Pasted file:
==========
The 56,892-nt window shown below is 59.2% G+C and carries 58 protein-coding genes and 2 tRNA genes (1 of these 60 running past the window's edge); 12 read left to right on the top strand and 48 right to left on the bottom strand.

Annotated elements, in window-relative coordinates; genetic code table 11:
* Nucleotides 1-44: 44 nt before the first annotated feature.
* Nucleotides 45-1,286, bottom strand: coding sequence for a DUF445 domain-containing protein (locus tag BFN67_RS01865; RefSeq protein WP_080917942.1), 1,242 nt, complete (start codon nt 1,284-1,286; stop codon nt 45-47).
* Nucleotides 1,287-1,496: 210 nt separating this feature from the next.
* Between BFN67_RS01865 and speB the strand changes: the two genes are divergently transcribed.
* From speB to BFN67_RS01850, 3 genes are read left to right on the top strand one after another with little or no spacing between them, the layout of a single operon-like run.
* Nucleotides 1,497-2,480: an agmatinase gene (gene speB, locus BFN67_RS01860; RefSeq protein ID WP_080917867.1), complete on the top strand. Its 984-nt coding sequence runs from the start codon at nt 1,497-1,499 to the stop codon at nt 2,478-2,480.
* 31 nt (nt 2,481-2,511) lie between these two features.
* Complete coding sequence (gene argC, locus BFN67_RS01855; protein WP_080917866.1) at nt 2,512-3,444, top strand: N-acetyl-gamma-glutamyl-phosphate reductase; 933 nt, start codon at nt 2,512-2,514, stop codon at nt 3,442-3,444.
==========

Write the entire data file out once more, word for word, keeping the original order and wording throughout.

The 56,892-nt window shown below is 59.2% G+C and carries 58 protein-coding genes and 2 tRNA genes (1 of these 60 running past the window's edge); 12 read left to right on the top strand and 48 right to left on the bottom strand.

Annotated elements, in window-relative coordinates; genetic code table 11:
* Nucleotides 1-44: 44 nt before the first annotated feature.
* Nucleotides 45-1,286, bottom strand: coding sequence for a DUF445 domain-containing protein (locus tag BFN67_RS01865; RefSeq protein WP_080917942.1), 1,242 nt, complete (start codon nt 1,284-1,286; stop codon nt 45-47).
* Nucleotides 1,287-1,496: 210 nt separating this feature from the next.
* Between BFN67_RS01865 and speB the strand changes: the two genes are divergently transcribed.
* From speB to BFN67_RS01850, 3 genes are read left to right on the top strand one after another with little or no spacing between them, the layout of a single operon-like run.
* Nucleotides 1,497-2,480: an agmatinase gene (gene speB, locus BFN67_RS01860; RefSeq protein ID WP_080917867.1), complete on the top strand. Its 984-nt coding sequence runs from the start codon at nt 1,497-1,499 to the stop codon at nt 2,478-2,480.
* 31 nt (nt 2,481-2,511) lie between these two features.
* Complete coding sequence (gene argC, locus BFN67_RS01855; protein WP_080917866.1) at nt 2,512-3,444, top strand: N-acetyl-gamma-glutamyl-phosphate reductase; 933 nt, start codon at nt 2,512-2,514, stop codon at nt 3,442-3,444.